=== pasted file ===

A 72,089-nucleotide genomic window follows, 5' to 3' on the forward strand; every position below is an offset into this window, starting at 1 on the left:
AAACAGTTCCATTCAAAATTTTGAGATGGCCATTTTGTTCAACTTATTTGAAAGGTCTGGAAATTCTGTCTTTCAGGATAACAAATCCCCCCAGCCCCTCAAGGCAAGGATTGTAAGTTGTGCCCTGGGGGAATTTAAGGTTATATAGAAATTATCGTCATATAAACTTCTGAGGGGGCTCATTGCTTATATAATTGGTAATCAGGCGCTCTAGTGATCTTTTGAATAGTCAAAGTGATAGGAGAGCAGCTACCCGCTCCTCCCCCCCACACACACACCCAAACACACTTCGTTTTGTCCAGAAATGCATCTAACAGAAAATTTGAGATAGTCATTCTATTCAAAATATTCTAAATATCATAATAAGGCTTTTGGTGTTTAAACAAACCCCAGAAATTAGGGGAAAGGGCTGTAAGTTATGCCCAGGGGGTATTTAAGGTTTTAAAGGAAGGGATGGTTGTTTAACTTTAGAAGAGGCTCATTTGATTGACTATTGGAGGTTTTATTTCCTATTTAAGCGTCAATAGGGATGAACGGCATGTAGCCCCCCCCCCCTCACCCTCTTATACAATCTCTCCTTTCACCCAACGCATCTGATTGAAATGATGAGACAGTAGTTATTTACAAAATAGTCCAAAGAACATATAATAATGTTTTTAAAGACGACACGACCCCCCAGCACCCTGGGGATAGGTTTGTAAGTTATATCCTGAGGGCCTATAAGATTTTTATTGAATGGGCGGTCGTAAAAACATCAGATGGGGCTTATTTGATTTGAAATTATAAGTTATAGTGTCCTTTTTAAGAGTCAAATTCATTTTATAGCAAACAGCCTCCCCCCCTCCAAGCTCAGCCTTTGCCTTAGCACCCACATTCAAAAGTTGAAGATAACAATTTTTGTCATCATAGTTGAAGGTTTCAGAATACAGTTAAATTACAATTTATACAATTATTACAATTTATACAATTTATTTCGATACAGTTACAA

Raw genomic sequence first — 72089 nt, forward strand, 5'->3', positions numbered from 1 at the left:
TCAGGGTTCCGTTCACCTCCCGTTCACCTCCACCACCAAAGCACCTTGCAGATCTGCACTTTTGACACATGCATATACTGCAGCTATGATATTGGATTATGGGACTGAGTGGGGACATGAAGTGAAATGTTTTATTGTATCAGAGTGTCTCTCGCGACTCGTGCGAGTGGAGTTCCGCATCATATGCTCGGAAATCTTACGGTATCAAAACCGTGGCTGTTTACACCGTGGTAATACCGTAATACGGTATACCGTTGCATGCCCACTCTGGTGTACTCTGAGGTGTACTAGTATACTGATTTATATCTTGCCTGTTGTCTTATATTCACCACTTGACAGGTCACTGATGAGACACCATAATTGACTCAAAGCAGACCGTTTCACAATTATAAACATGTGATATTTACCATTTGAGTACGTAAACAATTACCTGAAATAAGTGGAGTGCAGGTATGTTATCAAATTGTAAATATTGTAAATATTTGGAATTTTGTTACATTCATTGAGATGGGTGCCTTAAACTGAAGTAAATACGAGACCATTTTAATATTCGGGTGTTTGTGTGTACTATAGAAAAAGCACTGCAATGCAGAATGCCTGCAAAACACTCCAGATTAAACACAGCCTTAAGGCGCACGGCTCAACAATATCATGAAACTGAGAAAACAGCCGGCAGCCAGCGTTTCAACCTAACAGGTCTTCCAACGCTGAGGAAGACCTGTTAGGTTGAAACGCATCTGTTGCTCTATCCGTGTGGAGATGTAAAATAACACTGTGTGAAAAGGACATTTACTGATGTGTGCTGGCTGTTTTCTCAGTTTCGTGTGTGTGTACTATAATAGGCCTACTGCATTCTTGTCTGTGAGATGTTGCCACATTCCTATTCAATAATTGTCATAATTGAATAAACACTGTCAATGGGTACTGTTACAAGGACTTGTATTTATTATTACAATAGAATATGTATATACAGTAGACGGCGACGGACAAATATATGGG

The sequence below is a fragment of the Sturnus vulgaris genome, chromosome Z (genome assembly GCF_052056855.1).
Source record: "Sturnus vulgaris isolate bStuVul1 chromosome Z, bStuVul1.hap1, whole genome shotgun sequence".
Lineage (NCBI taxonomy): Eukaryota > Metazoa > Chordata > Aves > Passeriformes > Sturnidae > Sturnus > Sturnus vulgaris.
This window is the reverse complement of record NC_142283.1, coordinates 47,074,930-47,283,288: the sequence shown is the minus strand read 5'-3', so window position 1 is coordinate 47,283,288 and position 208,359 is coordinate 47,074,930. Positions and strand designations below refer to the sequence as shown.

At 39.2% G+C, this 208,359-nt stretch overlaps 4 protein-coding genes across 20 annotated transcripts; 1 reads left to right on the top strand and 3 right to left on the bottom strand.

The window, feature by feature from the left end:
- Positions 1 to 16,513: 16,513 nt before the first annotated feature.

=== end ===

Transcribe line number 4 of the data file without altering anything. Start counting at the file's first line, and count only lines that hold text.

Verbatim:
TCAGGGTTCCGTTCACCTCCCGTTCACCTCCACCACCAAAGCACCTTGCAGATCTGCACTTTTGACACATGCATATACTGCAGCTATGATATTGGATTATGGGACTGAGTGGGGACATGAAGTGAAATGTTTTATTGTATCAGAGTGTCTCTCGCGACTCGTGCGAGTGGAGTTCCGCATCATATGCTCGGAAATCTTACGGTATCAAAACCGTGGCTGTTTACACCGTGGTAATACCGTAATACGGTATACCGTTGCATGCCCACTCTGGTGTACTCTGAGGTGTACTAGTATACTGATTTATATCTTGCCTGTTGTCTTATATTCACCACTTGACAGGTCACTGATGAGACACCATAATTGACTCAAAGCAGACCGTTTCACAATTATAAACATGTGATATTTACCATTTGAGTACGTAAACAATTACCTGAAATAAGTGGAGTGCAGGTATGTTATCAAATTGTAAATATTGTAAATATTTGGAATTTTGTTACATTCATTGAGATGGGTGCCTTAAACTGAAGTAAATACGAGACCATTTTAATATTCGGGTGTTTGTGTGTACTATAGAAAAAGCACTGCAATGCAGAATGCCTGCAAAACACTCCAGATTAAACACAGCCTTAAGGCGCACGGCTCAACAATATCATGAAACTGAGAAAACAGCCGGCAGCCAGCGTTTCAACCTAACAGGTCTTCCAACGCTGAGGAAGACCTGTTAGGTTGAAACGCATCTGTTGCTCTATCCGTGTGGAGATGTAAAATAACACTGTGTGAAAAGGACATTTACTGATGTGTGCTGGCTGTTTTCTCAGTTTCGTGTGTGTGTACTATAATAGGCCTACTGCATTCTTGTCTGTGAGATGTTGCCACATTCCTATTCAATAATTGTCATAATTGAATAAACACTGTCAATGGGTACTGTTACAAGGACTTGTATTTATTATTACAATAGAATATGTATATACAGTAGACGGCGACGGACAAATATATGGG